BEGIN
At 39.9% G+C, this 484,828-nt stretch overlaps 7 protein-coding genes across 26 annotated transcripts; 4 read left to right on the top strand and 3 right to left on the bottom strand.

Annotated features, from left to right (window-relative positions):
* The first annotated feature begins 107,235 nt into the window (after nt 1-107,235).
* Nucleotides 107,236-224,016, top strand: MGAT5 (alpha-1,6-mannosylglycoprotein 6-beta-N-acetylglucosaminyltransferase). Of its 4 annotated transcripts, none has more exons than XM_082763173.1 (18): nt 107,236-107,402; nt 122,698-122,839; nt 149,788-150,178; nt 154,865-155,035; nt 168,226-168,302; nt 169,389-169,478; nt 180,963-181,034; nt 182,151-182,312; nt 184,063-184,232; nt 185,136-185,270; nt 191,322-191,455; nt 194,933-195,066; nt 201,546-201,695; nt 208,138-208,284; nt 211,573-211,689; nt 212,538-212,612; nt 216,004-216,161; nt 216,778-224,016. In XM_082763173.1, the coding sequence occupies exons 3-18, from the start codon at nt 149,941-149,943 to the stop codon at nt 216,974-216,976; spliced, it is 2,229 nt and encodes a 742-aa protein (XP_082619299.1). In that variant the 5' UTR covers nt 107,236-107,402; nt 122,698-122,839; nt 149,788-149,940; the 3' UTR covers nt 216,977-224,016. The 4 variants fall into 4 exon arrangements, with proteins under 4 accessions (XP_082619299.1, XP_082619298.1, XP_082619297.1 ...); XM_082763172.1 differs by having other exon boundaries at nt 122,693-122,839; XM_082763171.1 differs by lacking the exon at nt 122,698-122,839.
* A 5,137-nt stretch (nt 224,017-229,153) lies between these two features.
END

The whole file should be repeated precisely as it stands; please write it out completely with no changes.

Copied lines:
At 39.9% G+C, this 484,828-nt stretch overlaps 7 protein-coding genes across 26 annotated transcripts; 4 read left to right on the top strand and 3 right to left on the bottom strand.

Annotated features, from left to right (window-relative positions):
* The first annotated feature begins 107,235 nt into the window (after nt 1-107,235).
* Nucleotides 107,236-224,016, top strand: MGAT5 (alpha-1,6-mannosylglycoprotein 6-beta-N-acetylglucosaminyltransferase). Of its 4 annotated transcripts, none has more exons than XM_082763173.1 (18): nt 107,236-107,402; nt 122,698-122,839; nt 149,788-150,178; nt 154,865-155,035; nt 168,226-168,302; nt 169,389-169,478; nt 180,963-181,034; nt 182,151-182,312; nt 184,063-184,232; nt 185,136-185,270; nt 191,322-191,455; nt 194,933-195,066; nt 201,546-201,695; nt 208,138-208,284; nt 211,573-211,689; nt 212,538-212,612; nt 216,004-216,161; nt 216,778-224,016. In XM_082763173.1, the coding sequence occupies exons 3-18, from the start codon at nt 149,941-149,943 to the stop codon at nt 216,974-216,976; spliced, it is 2,229 nt and encodes a 742-aa protein (XP_082619299.1). In that variant the 5' UTR covers nt 107,236-107,402; nt 122,698-122,839; nt 149,788-149,940; the 3' UTR covers nt 216,977-224,016. The 4 variants fall into 4 exon arrangements, with proteins under 4 accessions (XP_082619299.1, XP_082619298.1, XP_082619297.1 ...); XM_082763172.1 differs by having other exon boundaries at nt 122,693-122,839; XM_082763171.1 differs by lacking the exon at nt 122,698-122,839.
* A 5,137-nt stretch (nt 224,017-229,153) lies between these two features.